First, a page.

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February 23, 2018

It is time to protect our children and stop the carnage

Camden County Freeholder Director: Without changes in federal gun laws, school shootings will happen again and again, and we will be helpless to stop it

Opinion Guns
02232018_Parkland_vigil_USAT Xavier Mascareas / TCPalm/via USA Today Network

Members of the Stoneman Douglas Eagle Regiment mourn among thousands of other community members during a Feb. 15 candlelight vigil at the Pine Trails Park amphitheater, a day after a mass shooting at Marjory Stoneman Douglas High School in Parkland.

Since the tragedy that took place in Newtown, Connecticut, in 2012, there have been 239 school shootings across the nation affecting 438 students and teachers and ending in 138 deaths. Countless beautiful children, teachers and administrators have had their lives snuffed out in the last six years.

One thing ties these incidents together; every suspect had easy access to a gun and worse – a weapon of war. The horror that every family feels watching the carnage is crushing and we mourn the lives taken away that never truly had the chance to get started. We also feel a deep, disgusting anxiety because all of us know that without changes in federal gun laws that this will happen again and again, and we will be helpless to stop it.

...We need to make our federal legislators, especially the ones who are calling for thoughts and prayers, to get off their asses and work with their colleagues to solve this endemic problem.

An AR-15, the military grade weapon that was spawned by the M-16, which gained its prominence in the Vietnam War, has been the weapon of choice to kill as many people as possible in many school shootings and mass shootings throughout the country. There was a time, not long ago, that these powerful machine guns could not be obtained through the federal assault weapons ban enacted in 1994.

Nevertheless, once the gun industry and the NRA put enough lobbying money into the pockets of lawmakers the ban expired in 2004 without even a debate in Congress. The day that ban expired was the same day our federal legislators, who take millions of dollars from the NRA, turned their back on our children.

Fast forward to today, approximately 8 million AR-15s are in circulation and like the Parkland, Florida shooter you only need a valid driver’s license to get one in that state. This is also a bigger problem of the more than 300 million guns currently in circulation throughout our nation. Let’s face it; it takes more paperwork and proficiency testing to get a driver’s license in most states in the nation than it does to buy a semi-automatic assault weapon with a 30-clip capacity.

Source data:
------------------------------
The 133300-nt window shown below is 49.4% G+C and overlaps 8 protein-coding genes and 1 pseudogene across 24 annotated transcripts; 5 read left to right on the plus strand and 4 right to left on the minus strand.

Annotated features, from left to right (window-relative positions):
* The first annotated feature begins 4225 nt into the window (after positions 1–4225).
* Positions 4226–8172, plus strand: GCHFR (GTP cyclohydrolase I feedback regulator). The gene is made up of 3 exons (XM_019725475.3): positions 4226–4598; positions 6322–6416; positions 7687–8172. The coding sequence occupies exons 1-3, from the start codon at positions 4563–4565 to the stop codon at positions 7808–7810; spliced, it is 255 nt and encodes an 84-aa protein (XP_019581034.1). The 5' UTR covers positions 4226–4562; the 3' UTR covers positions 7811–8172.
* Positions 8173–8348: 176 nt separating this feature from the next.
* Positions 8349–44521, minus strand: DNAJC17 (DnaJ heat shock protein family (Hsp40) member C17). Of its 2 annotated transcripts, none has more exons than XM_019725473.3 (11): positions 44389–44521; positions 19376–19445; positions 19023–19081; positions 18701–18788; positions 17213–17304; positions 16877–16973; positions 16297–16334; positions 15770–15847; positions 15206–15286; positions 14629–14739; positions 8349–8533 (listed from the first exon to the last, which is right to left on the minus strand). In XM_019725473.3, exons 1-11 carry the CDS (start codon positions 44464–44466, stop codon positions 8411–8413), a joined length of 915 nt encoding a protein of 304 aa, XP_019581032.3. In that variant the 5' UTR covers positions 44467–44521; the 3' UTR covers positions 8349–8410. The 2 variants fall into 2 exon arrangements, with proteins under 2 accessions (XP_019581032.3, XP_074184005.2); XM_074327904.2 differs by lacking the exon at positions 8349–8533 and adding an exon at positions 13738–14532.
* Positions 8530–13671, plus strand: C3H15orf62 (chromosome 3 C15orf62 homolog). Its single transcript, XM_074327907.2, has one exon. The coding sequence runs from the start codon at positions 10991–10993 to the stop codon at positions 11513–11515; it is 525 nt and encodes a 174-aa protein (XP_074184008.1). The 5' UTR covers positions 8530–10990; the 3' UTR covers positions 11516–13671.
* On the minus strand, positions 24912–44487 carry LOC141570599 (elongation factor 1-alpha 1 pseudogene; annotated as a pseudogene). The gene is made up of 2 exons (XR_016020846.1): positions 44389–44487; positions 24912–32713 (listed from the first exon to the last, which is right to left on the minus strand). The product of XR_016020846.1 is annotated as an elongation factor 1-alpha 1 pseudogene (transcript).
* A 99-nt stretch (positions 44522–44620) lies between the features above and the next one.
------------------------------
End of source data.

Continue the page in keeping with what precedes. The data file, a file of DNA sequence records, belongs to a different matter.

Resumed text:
Louis Cappelli Jr.

New Jersey’s gun laws are stringent, which we endorse and embrace, and hopefully under Gov. Phil Murphy they will get tighter on magazine capacity, safe-gun technology and stricter limits on conceal-carry. That said, the reality of high capacity firearms undermining our community is only too real. Twice in the last month in Camden County our SWAT units were called out on crimes that involved suspects using an AR-15 and a modified AK-47.

Furthermore, take for example a gun trafficking bust that just took place here last week. The suspects in the case were using a straw buyer in Ohio who bought an AR-15 and AK-47s and shipped them to our county. The buyers, Chucky Scott and Anthony Hammond, got those weapons with a 25-minute background check and walked out of the gun shop, then shipped these weapons of mass destruction right into our backyard. In order to buy these weapons nothing else is needed in Ohio. And more than 30 other states accept a cursory background check to walk out of a gun shop the same day with an assault weapon.

Our number one task and priority in this world is to protect our children, nothing else comes close, and in this current landscape gun proliferation makes that harder and harder. Schools should be a sanctuary for our kids and not a place that we worry about as a target for mass shootings. Throughout the developed world no other nation experiences this kind of daily tragedy because of our nation’s access to firearms. What we are asking for is federal standardized guns laws that ensure the safety of this nation, our schools and our children.

We need to make our voices heard and we need to make our federal legislators, especially the ones who are calling for thoughts and prayers, to get off their asses and work with their colleagues to solve this endemic problem.

Finally, it is time to take back the leverage of the NRA and gun industry. Their actions have always been about greed and gun sales, so let’s start putting citizens first again and let this be our final line in the sand.

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Camden County Freeholder Director Louis Cappelli Jr. is a resident of Collingswood and the architect of the Camden County Police Department.


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